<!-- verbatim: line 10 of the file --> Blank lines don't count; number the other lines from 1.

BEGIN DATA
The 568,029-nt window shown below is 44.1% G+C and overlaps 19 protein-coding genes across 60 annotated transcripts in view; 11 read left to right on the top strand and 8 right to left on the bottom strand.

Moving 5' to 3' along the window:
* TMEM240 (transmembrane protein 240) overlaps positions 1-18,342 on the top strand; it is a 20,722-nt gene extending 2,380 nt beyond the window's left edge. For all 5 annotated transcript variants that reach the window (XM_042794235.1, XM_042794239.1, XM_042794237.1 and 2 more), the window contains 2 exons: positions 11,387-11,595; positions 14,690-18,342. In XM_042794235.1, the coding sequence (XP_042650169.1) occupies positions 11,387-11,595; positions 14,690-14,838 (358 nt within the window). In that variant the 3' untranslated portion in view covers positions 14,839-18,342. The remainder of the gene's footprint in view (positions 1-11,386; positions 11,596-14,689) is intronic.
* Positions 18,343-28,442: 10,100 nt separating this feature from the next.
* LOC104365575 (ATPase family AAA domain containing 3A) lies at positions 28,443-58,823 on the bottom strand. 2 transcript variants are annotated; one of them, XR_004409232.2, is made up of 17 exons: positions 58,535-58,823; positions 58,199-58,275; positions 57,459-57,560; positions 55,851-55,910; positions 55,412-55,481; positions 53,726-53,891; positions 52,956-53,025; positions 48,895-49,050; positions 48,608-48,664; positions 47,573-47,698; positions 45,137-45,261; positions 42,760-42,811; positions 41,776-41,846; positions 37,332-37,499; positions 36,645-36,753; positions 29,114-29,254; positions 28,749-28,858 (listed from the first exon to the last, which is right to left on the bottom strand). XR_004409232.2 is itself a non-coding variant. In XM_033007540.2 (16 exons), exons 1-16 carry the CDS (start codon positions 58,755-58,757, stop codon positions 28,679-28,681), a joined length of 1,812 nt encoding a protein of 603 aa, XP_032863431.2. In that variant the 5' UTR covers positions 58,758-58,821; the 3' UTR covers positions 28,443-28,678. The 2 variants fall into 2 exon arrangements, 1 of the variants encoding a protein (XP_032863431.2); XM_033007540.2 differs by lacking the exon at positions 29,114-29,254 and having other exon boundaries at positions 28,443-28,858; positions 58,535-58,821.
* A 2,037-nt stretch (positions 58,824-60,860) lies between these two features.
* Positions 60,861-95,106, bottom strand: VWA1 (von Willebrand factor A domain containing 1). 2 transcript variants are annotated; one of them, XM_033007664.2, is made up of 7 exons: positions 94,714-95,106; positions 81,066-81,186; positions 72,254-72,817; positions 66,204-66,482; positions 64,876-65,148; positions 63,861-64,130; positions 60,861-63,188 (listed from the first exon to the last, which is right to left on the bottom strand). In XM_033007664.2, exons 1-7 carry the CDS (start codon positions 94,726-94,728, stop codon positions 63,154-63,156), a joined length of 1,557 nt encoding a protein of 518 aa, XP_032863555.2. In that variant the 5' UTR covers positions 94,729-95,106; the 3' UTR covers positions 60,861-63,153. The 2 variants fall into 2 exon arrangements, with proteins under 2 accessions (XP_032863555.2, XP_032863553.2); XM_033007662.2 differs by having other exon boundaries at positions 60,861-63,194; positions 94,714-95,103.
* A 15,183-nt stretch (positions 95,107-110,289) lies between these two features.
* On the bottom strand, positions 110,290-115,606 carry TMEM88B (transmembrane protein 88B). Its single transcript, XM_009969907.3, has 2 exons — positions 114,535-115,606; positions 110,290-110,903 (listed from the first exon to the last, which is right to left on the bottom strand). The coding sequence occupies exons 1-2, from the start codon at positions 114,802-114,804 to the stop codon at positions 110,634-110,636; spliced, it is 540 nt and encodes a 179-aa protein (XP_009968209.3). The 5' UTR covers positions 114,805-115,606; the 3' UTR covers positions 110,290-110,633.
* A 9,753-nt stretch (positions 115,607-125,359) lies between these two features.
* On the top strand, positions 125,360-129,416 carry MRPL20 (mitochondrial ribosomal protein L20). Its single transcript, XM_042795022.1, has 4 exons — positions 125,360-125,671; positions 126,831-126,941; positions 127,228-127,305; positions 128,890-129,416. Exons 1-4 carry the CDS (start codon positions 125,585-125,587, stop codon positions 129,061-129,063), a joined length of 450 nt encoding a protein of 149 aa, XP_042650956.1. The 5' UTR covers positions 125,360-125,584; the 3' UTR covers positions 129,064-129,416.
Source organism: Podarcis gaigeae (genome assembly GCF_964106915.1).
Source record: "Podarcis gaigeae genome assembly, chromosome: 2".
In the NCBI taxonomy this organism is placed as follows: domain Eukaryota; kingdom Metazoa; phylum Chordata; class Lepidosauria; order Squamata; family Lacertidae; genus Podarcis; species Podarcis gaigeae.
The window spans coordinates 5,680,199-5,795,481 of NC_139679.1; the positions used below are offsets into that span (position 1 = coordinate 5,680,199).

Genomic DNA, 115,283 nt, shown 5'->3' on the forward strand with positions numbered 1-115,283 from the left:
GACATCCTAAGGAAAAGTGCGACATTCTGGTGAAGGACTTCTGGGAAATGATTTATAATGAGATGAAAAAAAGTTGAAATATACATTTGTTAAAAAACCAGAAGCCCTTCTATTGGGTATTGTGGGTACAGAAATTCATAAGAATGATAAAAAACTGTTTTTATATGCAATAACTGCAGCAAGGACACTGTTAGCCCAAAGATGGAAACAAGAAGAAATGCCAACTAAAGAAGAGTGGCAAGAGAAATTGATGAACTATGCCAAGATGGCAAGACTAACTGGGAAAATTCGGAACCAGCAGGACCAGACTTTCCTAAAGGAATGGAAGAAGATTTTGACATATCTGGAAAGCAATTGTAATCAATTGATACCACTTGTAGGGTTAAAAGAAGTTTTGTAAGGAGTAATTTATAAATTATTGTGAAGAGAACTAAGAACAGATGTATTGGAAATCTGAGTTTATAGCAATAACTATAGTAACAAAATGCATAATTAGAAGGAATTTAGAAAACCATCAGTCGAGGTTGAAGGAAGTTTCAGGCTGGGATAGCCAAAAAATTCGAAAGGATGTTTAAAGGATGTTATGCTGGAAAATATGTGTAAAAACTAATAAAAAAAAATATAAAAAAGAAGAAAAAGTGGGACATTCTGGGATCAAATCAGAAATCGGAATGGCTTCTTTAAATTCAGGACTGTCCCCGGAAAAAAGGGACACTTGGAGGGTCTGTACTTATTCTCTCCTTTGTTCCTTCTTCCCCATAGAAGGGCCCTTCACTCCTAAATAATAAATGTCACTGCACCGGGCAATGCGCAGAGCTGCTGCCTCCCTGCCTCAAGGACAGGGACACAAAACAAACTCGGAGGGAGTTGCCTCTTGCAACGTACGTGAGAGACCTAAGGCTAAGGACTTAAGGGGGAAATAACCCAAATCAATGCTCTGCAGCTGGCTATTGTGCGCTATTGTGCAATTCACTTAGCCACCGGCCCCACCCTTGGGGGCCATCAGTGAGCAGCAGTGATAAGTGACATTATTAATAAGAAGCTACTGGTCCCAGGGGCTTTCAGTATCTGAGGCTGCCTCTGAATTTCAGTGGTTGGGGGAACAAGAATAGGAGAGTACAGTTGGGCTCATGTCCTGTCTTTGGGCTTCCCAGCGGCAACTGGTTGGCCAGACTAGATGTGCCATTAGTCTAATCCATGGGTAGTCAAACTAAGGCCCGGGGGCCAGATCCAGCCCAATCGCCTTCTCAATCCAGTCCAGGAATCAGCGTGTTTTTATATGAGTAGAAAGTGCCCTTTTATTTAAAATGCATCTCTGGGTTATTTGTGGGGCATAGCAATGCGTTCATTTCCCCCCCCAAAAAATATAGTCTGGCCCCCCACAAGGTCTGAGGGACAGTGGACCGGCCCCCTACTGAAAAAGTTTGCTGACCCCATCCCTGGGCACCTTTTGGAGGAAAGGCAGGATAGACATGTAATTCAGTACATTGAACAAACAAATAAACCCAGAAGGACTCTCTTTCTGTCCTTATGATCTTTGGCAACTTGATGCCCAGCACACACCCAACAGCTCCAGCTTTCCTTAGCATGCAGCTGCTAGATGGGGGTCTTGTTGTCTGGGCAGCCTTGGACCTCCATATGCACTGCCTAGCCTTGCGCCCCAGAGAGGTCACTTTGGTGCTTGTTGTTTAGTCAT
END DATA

* A 9,753-nt stretch (positions 115,607-125,359) lies between these two features.